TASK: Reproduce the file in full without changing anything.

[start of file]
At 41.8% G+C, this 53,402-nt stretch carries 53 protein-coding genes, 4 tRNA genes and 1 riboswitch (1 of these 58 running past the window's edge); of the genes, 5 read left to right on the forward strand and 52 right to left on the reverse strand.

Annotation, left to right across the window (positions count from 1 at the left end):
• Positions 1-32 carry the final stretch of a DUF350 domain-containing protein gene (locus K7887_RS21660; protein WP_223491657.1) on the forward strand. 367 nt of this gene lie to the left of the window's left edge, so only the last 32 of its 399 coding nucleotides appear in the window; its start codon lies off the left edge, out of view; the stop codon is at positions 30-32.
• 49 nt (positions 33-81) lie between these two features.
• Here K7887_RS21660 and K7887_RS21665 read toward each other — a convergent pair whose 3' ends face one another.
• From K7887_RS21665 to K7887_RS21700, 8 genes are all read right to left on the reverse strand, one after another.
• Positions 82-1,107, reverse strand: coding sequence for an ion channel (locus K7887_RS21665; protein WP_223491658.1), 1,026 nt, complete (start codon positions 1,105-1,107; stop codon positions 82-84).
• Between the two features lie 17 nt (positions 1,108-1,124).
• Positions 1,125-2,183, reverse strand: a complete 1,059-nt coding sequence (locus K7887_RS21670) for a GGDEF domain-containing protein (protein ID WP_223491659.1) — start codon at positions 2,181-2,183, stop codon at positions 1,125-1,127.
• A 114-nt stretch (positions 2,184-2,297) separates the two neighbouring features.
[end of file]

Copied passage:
At 41.8% G+C, this 53,402-nt stretch carries 53 protein-coding genes, 4 tRNA genes and 1 riboswitch (1 of these 58 running past the window's edge); of the genes, 5 read left to right on the forward strand and 52 right to left on the reverse strand.

Annotation, left to right across the window (positions count from 1 at the left end):
• Positions 1-32 carry the final stretch of a DUF350 domain-containing protein gene (locus K7887_RS21660; protein WP_223491657.1) on the forward strand. 367 nt of this gene lie to the left of the window's left edge, so only the last 32 of its 399 coding nucleotides appear in the window; its start codon lies off the left edge, out of view; the stop codon is at positions 30-32.
• 49 nt (positions 33-81) lie between these two features.
• Here K7887_RS21660 and K7887_RS21665 read toward each other — a convergent pair whose 3' ends face one another.
• From K7887_RS21665 to K7887_RS21700, 8 genes are all read right to left on the reverse strand, one after another.
• Positions 82-1,107, reverse strand: coding sequence for an ion channel (locus K7887_RS21665; protein WP_223491658.1), 1,026 nt, complete (start codon positions 1,105-1,107; stop codon positions 82-84).
• Between the two features lie 17 nt (positions 1,108-1,124).
• Positions 1,125-2,183, reverse strand: a complete 1,059-nt coding sequence (locus K7887_RS21670) for a GGDEF domain-containing protein (protein ID WP_223491659.1) — start codon at positions 2,181-2,183, stop codon at positions 1,125-1,127.
• A 114-nt stretch (positions 2,184-2,297) separates the two neighbouring features.